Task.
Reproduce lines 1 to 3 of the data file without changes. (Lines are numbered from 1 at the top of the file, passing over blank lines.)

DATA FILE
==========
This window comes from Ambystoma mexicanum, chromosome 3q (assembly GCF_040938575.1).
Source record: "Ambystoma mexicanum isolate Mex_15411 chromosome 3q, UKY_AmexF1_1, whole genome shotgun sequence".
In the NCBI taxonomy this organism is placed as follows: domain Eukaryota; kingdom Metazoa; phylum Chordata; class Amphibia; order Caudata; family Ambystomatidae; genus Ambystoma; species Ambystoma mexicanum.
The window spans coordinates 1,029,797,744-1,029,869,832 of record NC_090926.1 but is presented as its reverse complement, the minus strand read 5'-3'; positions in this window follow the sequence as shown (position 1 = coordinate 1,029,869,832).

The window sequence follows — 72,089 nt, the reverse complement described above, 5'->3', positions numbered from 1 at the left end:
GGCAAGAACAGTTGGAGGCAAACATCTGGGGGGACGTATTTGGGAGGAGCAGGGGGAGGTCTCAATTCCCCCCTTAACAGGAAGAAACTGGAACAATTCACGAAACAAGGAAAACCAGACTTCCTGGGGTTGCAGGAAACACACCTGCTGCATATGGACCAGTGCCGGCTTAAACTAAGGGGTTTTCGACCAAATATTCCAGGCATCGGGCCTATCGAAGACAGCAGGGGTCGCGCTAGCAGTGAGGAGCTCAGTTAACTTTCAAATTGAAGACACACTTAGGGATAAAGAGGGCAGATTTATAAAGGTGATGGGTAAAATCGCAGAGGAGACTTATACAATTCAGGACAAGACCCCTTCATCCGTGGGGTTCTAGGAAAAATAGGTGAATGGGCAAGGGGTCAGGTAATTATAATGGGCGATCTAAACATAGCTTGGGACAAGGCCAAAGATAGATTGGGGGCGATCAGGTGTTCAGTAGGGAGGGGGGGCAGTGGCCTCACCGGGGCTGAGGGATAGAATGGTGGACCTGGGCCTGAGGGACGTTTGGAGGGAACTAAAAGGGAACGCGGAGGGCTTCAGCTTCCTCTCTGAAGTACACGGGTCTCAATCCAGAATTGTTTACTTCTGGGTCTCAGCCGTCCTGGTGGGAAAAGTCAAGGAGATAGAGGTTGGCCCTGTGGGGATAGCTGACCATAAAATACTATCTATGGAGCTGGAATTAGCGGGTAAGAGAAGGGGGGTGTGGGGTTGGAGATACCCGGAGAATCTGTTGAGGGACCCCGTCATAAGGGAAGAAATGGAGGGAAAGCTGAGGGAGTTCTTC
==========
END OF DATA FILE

This window comes from Ambystoma mexicanum, chromosome 3q (assembly GCF_040938575.1).
Source record: "Ambystoma mexicanum isolate Mex_15411 chromosome 3q, UKY_AmexF1_1, whole genome shotgun sequence".
In the NCBI taxonomy this organism is placed as follows: domain Eukaryota; kingdom Metazoa; phylum Chordata; class Amphibia; order Caudata; family Ambystomatidae; genus Ambystoma; species Ambystoma mexicanum.